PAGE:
To add some punch to the structural reforms and to pave the way for a more pronounced and discretionary fiscal role of the EU, Juncker continues by proposing: “We need a European Minister of Economy and Finance: a European Minister that promotes and supports structural reforms in our Member States. […]. The new Minister should coordinate all EU financial instruments that can be deployed if a Member State is in a recession or hit by a fundamental crisis […] assume[ing] the role of Economy and Finance Minister. He or she should also preside the Eurogroup […] We do not need a budget for the Euro area but a strong Euro area budget line within the EU budget.”

It does not require too much imagination to assume that a European Minister of Economy and Finance would also wield substantial influence over the realm of taxation, most likely determining the specific features of the CCCTB. How far respective powers are likely to extend can be seen from the speech of Mr. Macron. In his “initiative for Europe”, Macron indeed left little to imagination when he clarified that a “fair tax” is high on his agenda: “France, with its partners, has begun supporting an initiative [aimed at] the taxation of value created, where it is produced, which will allow us to overhaul our tax systems and to stringently tax companies which relocate outside of Europe for the specific purpose of avoiding tax. […] there are common goods to be financed and that all economic actors must play their part […] It is therefore fair and legitimate that when they make profits elsewhere, they contribute to this solidarity where they create value.”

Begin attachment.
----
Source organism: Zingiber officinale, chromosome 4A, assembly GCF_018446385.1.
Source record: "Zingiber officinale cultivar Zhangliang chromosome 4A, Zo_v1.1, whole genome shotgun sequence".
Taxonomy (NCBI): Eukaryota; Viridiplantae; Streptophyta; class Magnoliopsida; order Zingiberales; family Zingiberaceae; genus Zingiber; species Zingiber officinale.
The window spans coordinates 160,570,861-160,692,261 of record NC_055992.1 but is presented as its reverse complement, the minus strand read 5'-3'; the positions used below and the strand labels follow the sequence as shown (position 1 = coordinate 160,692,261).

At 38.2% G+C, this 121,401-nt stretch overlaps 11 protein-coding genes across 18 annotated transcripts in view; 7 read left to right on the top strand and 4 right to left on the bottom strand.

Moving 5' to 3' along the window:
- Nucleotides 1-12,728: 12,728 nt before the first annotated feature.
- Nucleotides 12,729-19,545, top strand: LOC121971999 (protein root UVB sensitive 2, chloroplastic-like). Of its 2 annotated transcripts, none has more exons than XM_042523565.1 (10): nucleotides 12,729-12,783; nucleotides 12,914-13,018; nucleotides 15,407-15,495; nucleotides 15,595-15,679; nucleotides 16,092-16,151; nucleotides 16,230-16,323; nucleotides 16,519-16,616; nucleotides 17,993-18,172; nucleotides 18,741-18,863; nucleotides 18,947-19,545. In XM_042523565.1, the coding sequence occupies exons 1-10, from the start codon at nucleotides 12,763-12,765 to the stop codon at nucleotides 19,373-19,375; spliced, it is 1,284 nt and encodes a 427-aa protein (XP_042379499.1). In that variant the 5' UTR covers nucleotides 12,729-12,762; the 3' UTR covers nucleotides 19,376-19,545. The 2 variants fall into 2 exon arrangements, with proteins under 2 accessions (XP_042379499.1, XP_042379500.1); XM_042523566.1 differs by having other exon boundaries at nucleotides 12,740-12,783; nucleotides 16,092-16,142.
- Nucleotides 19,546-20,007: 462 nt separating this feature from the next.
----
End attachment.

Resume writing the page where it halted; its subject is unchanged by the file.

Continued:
In respect to the CCCTB and the timetable, he is vision is even more explicit: “Efforts are already under way, but we must work faster to harmonize the tax base. And France and Germany should be able to finalize plans within the next four years. We have the opportunity of a clear mandate – let’s move forward with this […] we cannot have such disparate corporation tax rates in the European Union. This tax divergence fuels discord, destroys our own models and weakens all of Europe […] This is why I would like to see a binding rate range that member states must commit to […] I commend the European Commission’s recent initiatives in this regard and, through the efforts of Margrethe Vestager and Pierre Moscovici, its push for certain players and countries to make changes.”

So, the French president is not only committed to implementing the CCCTB, but would like to shift the power to determine tax rates towards the EU – i.e. to new European Minister of Economy proposed by Juncker. Naturally, Macron also does not fail to call for expanding the fiscal role of the EU: “… We need a stronger budget within Europe …. This budget’s resources must reflect its ambition. European taxes in the digital or environmental fields could thus form a genuine European resource to fund common expenditure. And beyond that, we must discuss partly allocating at least one tax to this budget, such as corporation tax once it has been harmonized.”